Home Money Big banks ignore new rules allowing savers to open more than one Isa each year

Big banks ignore new rules allowing savers to open more than one Isa each year

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Big banks ignore new rules allowing savers to open more than one Isa each year

A major shake-up of Isas this month was supposed to make them more attractive than ever.

Savings accounts already have the benefit of allowing you to earn tax-free interest on up to £20,000 each tax year. And according to the reforms introduced on April 6, they are supposed to be more flexible.

As Money Mail’s savings expert, I’ve spoken to major savings providers to see how they’re getting on with the implementation of the new rules. But the outlook is bleak, as our table reveals.

None of the top 16 savings providers have implemented all of these rules for their Isas. One big bank, Barclays, has not made any of the Government’s three main changes.

Gone are the days when savers needed to choose between an easy-access Isa and a fixed-term Isa.

New rules: Isas now allow you to earn tax-free interest on up to £20,000 each tax year. But with recent reforms they are supposed to be more flexible now.

The latest rules from HM Revenue & Customs mean you should be able to open as many as you like, as long as you don’t exceed your £20,000 annual limit.

The new rules allow Isa savers to have more than one with the same provider, or several. That’s the theory.

But, more than a week since the new rules came in, no major bank allows you to open more than one Isa with them in a single tax year.

So if you open an easy access Isa with them and then they launch a great fixed rate offer, you can’t take advantage of it.

Only Skipton Building Society, Nationwide, Paragon, Aldermore and Zopa offer this flexibility.

Several major providers don’t allow you to open an Isa if you’ve already opened one with a rival this tax year.

Partial transfers are also allowed, so in theory you can move some of your cash if you find a good deal and leave the rest where it is.

Of the 16 providers I spoke to, only Skipton Building Society allows partial transfers to their Isas.

And that doesn’t help anyone much, since no provider allows partial transfers. So if you’ve put money into a cash Isa this tax year and want to move it to get a better deal, you need to move the whole lot or none of it.

The new rules only apply to Isas in the current tax year – money from previous years can be transferred to as many accounts with as many providers as you like.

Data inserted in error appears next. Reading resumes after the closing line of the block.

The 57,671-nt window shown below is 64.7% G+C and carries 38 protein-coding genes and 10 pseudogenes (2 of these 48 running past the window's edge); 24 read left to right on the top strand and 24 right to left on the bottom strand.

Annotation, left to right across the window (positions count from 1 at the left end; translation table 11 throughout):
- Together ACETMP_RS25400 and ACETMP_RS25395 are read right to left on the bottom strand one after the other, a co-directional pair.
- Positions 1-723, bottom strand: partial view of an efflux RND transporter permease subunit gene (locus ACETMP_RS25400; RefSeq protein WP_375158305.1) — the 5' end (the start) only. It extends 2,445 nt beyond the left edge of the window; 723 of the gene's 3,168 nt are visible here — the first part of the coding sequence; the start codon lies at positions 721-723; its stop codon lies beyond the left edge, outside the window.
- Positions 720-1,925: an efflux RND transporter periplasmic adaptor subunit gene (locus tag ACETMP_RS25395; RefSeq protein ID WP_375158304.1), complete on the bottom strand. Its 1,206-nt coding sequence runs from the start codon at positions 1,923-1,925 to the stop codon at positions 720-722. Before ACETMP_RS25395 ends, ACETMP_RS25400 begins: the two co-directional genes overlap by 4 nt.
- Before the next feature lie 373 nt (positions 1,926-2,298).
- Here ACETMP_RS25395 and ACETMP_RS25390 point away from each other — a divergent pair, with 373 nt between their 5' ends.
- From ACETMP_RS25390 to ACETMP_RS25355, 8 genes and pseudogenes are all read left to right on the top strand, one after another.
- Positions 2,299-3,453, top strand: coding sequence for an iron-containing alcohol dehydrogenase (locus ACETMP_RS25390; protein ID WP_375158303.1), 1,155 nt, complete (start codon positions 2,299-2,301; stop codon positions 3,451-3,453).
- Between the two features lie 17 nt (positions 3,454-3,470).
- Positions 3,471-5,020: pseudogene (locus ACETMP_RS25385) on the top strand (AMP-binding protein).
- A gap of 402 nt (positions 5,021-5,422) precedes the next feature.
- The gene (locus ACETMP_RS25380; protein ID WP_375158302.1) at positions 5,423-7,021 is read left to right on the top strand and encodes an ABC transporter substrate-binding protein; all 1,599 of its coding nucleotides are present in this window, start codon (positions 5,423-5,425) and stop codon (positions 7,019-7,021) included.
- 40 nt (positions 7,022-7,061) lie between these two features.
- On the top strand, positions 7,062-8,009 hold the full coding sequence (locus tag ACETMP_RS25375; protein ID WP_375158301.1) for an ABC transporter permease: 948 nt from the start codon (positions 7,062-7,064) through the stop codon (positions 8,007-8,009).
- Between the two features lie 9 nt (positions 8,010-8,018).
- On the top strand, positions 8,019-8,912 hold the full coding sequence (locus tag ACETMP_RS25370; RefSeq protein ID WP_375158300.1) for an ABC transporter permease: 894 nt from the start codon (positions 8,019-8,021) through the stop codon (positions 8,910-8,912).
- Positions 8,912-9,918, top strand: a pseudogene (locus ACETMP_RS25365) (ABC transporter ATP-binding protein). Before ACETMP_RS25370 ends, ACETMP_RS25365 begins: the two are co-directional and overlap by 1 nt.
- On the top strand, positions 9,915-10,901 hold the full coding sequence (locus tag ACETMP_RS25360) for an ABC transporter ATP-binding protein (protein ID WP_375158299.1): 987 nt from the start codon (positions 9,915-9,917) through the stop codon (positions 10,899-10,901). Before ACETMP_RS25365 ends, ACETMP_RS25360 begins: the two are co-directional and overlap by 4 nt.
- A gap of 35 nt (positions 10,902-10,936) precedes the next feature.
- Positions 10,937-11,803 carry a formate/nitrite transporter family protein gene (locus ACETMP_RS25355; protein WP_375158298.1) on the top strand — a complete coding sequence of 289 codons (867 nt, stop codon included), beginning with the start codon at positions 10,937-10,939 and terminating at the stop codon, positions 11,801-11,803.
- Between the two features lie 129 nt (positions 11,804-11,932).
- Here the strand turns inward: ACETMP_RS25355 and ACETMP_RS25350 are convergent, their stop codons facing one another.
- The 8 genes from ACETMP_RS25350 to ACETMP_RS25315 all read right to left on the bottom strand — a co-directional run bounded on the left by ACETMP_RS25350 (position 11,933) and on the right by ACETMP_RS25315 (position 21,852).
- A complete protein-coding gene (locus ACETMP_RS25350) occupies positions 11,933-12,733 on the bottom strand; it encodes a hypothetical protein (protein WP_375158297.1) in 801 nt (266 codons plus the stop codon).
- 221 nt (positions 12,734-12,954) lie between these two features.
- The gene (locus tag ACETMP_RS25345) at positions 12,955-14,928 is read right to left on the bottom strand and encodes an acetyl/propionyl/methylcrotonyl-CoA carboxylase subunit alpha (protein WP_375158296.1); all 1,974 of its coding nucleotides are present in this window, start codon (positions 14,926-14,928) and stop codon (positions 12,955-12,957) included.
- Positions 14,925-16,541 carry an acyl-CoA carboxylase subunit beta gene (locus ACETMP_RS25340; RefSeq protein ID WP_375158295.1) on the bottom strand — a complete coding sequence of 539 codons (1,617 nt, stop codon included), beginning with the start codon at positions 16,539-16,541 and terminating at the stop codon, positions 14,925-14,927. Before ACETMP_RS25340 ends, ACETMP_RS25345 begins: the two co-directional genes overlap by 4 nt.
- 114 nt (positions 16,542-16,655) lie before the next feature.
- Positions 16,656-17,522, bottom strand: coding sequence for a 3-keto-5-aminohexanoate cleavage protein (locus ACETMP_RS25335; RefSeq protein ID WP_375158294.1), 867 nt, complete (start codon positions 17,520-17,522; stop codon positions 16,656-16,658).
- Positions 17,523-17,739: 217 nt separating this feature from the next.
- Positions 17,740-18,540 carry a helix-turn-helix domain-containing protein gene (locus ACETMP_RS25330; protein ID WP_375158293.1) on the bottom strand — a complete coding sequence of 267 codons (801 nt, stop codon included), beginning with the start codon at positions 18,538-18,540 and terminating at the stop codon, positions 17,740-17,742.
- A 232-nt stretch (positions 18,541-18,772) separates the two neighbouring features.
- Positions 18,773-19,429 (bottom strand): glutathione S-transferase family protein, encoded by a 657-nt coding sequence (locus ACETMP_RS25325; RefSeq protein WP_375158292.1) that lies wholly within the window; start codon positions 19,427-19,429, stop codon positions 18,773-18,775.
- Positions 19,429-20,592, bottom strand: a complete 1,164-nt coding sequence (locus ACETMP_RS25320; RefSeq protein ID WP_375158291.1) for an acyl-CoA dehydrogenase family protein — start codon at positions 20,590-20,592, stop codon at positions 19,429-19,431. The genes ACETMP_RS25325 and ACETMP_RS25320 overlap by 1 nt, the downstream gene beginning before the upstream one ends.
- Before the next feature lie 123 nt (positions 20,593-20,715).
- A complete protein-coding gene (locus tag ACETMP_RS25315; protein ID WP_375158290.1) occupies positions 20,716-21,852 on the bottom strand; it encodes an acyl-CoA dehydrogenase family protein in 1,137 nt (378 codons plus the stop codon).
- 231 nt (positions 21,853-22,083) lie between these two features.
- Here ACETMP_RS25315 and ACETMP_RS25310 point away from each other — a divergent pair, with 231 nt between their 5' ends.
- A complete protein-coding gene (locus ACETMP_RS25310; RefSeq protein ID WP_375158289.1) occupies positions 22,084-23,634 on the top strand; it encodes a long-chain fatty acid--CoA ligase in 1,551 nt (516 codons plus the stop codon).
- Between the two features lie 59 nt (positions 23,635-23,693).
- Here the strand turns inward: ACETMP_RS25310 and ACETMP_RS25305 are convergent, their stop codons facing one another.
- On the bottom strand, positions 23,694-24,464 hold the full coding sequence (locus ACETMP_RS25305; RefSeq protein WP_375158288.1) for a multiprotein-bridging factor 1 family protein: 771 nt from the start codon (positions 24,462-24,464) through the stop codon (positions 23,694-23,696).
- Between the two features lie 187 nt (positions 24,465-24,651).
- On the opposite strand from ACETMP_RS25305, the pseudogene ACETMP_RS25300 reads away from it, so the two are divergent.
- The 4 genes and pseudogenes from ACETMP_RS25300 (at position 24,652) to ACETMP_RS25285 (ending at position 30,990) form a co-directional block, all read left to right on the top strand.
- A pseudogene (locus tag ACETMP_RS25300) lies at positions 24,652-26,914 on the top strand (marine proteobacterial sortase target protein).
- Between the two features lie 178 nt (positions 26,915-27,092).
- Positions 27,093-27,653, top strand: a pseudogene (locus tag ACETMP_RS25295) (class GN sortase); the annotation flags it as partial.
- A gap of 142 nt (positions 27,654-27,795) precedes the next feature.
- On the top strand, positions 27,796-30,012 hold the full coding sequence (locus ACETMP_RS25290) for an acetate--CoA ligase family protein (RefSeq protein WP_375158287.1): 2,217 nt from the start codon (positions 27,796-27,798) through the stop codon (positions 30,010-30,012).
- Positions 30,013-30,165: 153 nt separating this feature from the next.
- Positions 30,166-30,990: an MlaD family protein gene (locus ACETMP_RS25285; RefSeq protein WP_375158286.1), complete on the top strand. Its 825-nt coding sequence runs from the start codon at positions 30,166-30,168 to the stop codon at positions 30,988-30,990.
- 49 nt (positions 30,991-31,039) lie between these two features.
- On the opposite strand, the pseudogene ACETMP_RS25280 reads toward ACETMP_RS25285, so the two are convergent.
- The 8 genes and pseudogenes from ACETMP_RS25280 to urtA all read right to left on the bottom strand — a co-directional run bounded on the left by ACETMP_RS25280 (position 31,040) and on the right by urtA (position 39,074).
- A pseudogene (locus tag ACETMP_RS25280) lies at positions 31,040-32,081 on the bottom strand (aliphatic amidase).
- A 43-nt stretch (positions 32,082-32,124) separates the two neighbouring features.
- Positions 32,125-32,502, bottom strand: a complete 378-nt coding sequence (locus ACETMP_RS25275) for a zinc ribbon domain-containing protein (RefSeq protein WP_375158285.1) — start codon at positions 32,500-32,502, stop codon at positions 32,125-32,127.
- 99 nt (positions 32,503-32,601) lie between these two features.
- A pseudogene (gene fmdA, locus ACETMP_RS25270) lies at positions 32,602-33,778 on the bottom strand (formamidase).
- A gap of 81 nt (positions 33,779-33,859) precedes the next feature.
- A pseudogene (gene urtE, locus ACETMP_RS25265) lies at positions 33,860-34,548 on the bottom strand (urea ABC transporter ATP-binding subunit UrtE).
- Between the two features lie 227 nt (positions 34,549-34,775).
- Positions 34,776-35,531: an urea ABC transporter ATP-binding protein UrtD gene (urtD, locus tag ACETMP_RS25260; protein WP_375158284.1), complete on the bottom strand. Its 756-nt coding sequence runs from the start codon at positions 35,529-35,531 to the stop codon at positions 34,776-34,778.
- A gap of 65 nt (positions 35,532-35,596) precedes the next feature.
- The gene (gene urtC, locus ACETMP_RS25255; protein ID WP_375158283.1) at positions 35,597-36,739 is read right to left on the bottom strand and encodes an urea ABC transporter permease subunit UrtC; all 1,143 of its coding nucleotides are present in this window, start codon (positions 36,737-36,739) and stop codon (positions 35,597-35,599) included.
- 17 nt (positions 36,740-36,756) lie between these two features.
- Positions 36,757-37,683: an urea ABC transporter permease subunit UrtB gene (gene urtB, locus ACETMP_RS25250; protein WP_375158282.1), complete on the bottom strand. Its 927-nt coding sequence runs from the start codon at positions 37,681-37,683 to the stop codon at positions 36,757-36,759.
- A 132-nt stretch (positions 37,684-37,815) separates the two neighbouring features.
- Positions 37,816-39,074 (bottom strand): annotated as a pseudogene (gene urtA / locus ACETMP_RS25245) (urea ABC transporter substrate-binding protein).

Insiders tell me that even if savings providers wanted to offer Isa customers the new flexibility allowed by HM Revenue & Customs, they couldn’t, because they simply don’t have the back-end technology to support it.

This suggests it could take months for savers to fully benefit, and some providers may not make any changes.

However, most assure me that they are working behind the scenes to achieve this.

1713335347 540 Big banks ignore new rules allowing savers to open more

Some providers already allow a mix of fixed-fee and easy-access Isas. This is because when they originally launched their Isas, they structured them so that all Isa accounts count as one.

These providers are now in a strong position to allow savers to mix and match.

They include Charter Savings Bank with its Mix and Match Isa, Zopa (Smart Isa), Paragon (Isa Wallet), Nationwide (Portfolio Cash Isa), Newcastle Building Society (CustomIsa) and Aldermore (MaximISA).

The Hargreaves Lansdown savings platform offers the same flexibility, except the accounts offered are from third-party savings providers.

Unfortunately, all this means savers need to do more homework to choose the best Isas. You’ll need to delve into the fine print first.

This is a great shame. Isa savers were promised a big shake-up and new changes that were announced last year to great fanfare.

But few will benefit and savers will have to work harder to get the best deals.

The rules should mean that Isas are no longer the poorer cousin of ordinary savings accounts. Savers should have no reason not to opt for the tax-free version now.

However, with Isas in their current state, I fear savers looking for flexibility will opt for ordinary savings accounts and then be hit with a tax bill.

Zopa Bank allows you to mix and match easy-access, fixed-rate Isas into your Smart Isa. A good option if you are willing to open an account through the app.

Shawbrook Bank pays the highest rate on one-year bonds, 4.76 per cent, but it is only available online. The bank allows you to open just one of its Isa accounts this tax year.

Charter Savings Bank offers good rates and allows you to open as many Isas, both fixed rate and easy access, as you like online. You pay 4.7 percent fixed for one year and 4.81 percent in your easy-access account. But you need £5,000 to open one.

Skipton Building Society is a good option if you want to manage your account through a branch. It allows you to open an easy-access, fixed-rate Isa. Their fixed rate offer is 4.5 percent for one year, but look elsewhere to get your easy-access account.

Yorkshire Building Society’s one-year fixed rate Isa of 4.65 per cent is a good rate. But if you open one, you won’t be able to open another one with it this year.

Virgin Money: If you have your current account here you can earn 5.05 per cent on your one-year fixed rate Isa. You can only open a cash Isa with the bank this tax year.


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